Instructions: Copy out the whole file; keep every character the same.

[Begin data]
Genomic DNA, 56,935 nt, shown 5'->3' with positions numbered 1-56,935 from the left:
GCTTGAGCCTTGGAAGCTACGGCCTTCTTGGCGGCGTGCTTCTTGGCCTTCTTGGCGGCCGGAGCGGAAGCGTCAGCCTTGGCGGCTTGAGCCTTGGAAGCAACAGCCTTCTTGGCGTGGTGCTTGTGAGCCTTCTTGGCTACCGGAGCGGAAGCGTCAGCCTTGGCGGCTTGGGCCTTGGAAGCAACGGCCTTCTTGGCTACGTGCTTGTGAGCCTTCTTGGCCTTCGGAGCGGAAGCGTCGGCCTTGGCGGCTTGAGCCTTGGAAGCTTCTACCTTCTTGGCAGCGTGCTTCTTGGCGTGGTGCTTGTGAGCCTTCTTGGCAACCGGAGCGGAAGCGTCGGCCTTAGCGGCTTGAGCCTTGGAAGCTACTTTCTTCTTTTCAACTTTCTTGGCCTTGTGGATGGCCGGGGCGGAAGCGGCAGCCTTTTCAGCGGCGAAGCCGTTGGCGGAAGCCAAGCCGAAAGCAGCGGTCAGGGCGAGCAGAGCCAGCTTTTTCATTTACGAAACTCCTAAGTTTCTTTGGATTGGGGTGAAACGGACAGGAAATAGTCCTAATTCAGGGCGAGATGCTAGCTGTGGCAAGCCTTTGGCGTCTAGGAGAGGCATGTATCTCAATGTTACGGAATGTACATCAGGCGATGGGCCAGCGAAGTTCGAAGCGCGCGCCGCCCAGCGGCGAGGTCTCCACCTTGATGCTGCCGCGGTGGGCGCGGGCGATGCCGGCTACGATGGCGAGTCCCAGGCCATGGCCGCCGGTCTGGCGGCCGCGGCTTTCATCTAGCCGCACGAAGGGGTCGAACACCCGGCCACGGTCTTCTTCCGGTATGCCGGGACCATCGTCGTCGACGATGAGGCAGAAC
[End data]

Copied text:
Genomic DNA, 56,935 nt, shown 5'->3' with positions numbered 1-56,935 from the left:
GCTTGAGCCTTGGAAGCTACGGCCTTCTTGGCGGCGTGCTTCTTGGCCTTCTTGGCGGCCGGAGCGGAAGCGTCAGCCTTGGCGGCTTGAGCCTTGGAAGCAACAGCCTTCTTGGCGTGGTGCTTGTGAGCCTTCTTGGCTACCGGAGCGGAAGCGTCAGCCTTGGCGGCTTGGGCCTTGGAAGCAACGGCCTTCTTGGCTACGTGCTTGTGAGCCTTCTTGGCCTTCGGAGCGGAAGCGTCGGCCTTGGCGGCTTGAGCCTTGGAAGCTTCTACCTTCTTGGCAGCGTGCTTCTTGGCGTGGTGCTTGTGAGCCTTCTTGGCAACCGGAGCGGAAGCGTCGGCCTTAGCGGCTTGAGCCTTGGAAGCTACTTTCTTCTTTTCAACTTTCTTGGCCTTGTGGATGGCCGGGGCGGAAGCGGCAGCCTTTTCAGCGGCGAAGCCGTTGGCGGAAGCCAAGCCGAAAGCAGCGGTCAGGGCGAGCAGAGCCAGCTTTTTCATTTACGAAACTCCTAAGTTTCTTTGGATTGGGGTGAAACGGACAGGAAATAGTCCTAATTCAGGGCGAGATGCTAGCTGTGGCAAGCCTTTGGCGTCTAGGAGAGGCATGTATCTCAATGTTACGGAATGTACATCAGGCGATGGGCCAGCGAAGTTCGAAGCGCGCGCCGCCCAGCGGCGAGGTCTCCACCTTGATGCTGCCGCGGTGGGCGCGGGCGATGCCGGCTACGATGGCGAGTCCCAGGCCATGGCCGCCGGTCTGGCGGCCGCGGCTTTCATCTAGCCGCACGAAGGGGTCGAACACCCGGCCACGGTCTTCTTCCGGTATGCCGGGACCATCGTCGTCGACGATGAGGCAGAAC